Diapause survival and post-diapause performance in bumblebee queens (Bombus terrestris)

  • Published source details Beekman M., van Stratum P. & Lingeman R. (1998) Diapause survival and post-diapause performance in bumblebee queens (Bombus terrestris). Entomologia Experimentalis et Applicata, 89, 207-214.


This study is summarised as evidence for the following.

Action Category

Rear declining bumblebees in captivity

Action Link
Bee Conservation
  1. Rear declining bumblebees in captivity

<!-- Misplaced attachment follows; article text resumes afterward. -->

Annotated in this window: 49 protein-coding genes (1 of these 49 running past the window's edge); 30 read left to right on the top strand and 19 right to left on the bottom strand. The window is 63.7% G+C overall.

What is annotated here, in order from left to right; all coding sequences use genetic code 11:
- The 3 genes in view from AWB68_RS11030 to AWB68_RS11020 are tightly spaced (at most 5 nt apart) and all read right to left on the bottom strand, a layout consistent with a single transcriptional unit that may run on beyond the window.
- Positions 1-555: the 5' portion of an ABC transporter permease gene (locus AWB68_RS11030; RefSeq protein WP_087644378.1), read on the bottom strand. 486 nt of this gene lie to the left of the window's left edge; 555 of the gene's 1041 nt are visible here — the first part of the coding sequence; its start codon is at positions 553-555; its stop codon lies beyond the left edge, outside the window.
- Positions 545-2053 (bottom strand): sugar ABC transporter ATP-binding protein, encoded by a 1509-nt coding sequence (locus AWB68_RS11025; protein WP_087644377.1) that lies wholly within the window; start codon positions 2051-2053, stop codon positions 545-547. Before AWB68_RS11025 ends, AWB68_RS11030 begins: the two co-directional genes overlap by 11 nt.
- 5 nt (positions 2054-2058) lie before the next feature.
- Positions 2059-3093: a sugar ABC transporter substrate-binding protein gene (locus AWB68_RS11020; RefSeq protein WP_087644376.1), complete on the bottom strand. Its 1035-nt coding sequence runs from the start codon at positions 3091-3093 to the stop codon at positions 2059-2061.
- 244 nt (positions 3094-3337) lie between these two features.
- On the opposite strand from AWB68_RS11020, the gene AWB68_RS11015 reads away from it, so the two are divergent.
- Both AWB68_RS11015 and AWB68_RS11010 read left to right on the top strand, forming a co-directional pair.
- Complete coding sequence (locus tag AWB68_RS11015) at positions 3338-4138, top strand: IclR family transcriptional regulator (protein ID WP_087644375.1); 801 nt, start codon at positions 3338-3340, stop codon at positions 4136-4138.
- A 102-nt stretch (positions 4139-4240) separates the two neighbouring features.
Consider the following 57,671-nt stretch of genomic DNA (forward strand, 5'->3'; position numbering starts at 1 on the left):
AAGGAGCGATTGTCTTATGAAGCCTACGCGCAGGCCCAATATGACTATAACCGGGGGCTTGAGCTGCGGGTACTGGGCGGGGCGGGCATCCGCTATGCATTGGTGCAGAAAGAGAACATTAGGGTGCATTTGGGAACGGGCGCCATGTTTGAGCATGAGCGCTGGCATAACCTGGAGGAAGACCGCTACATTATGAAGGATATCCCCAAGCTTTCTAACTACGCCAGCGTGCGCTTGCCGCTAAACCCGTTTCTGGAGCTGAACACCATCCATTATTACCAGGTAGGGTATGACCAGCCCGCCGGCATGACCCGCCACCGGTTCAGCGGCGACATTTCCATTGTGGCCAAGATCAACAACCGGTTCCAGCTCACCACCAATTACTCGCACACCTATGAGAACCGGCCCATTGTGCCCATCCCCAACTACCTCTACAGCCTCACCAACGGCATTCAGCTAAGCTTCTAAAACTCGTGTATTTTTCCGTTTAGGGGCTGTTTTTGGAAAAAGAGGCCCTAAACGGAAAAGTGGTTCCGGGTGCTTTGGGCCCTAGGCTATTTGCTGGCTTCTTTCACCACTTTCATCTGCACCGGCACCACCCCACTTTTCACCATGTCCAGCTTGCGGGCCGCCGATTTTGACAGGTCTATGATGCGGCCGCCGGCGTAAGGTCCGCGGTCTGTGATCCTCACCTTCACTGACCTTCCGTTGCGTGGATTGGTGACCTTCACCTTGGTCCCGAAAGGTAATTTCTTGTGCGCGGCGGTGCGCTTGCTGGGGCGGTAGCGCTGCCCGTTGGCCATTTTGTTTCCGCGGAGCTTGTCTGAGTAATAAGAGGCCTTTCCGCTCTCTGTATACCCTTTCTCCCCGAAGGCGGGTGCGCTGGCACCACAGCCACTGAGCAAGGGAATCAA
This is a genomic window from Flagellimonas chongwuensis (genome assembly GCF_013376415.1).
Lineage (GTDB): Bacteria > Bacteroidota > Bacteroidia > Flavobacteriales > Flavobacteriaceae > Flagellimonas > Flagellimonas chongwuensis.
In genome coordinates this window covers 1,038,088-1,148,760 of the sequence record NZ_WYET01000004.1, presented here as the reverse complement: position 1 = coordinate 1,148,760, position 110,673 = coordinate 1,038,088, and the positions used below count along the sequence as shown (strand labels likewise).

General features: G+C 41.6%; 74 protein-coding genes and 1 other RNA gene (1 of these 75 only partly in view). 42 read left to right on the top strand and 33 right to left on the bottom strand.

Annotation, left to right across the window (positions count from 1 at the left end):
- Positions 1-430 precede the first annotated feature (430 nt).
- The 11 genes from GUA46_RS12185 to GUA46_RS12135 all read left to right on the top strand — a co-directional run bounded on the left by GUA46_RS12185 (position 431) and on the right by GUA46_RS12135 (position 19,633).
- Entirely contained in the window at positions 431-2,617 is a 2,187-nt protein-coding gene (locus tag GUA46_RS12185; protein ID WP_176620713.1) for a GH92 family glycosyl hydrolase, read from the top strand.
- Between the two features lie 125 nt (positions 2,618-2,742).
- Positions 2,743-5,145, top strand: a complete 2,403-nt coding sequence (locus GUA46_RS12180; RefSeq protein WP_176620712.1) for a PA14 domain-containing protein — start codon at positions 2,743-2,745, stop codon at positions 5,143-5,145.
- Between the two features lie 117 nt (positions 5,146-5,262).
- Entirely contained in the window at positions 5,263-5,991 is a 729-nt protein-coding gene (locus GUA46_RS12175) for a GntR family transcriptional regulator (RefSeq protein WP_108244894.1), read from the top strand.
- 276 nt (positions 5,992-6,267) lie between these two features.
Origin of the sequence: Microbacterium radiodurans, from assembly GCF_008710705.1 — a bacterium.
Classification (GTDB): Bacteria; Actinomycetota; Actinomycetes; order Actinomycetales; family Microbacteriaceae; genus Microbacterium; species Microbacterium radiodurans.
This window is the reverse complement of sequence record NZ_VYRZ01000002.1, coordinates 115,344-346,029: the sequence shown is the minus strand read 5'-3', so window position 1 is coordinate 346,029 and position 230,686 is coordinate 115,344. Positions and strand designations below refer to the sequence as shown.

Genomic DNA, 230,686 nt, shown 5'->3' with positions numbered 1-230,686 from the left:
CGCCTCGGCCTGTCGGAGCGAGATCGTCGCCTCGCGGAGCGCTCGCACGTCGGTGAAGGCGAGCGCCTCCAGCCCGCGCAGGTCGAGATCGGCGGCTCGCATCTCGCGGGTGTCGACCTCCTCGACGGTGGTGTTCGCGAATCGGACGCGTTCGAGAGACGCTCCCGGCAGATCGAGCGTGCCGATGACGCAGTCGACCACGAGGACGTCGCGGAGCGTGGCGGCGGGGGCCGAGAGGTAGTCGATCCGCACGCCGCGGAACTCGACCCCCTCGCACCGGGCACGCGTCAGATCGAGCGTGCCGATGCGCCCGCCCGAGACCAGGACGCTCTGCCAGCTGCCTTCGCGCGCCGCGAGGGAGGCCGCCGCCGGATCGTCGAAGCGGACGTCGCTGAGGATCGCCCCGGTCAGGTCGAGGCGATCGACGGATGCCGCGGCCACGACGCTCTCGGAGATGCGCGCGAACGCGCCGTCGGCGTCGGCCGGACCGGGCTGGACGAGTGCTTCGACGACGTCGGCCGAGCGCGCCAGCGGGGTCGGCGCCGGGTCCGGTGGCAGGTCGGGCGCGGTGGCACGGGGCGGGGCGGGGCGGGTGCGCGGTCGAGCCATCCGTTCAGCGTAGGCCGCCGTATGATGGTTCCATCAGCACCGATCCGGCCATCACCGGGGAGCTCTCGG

Beekman et al. (1998) tested the effects of different artificial hibernation regimes (temperatures from -5 to 15°C, durations from 1 to 8 months) on 2,210 queen B. terrestris from laboratory-reared colonies in the Netherlands. A queen's initial weight and the duration of hibernation strongly affected survival, but the temperature did not. Queens should weigh more than 0.6 g (wet weight) and be hibernated for four months or less to have a good chance of surviving. Queens weighing less than 0.6 g before hibernation did not survive, but above this threshold, initial weight did not affect survival. Few queens survived hibernation periods of 6 and 8 months (8.5%, compared to 83% of queens hibernated for one, two and four months). Neither temperature, weight nor length of hibernation affected a queen's ability to lay eggs after surviving hibernation.

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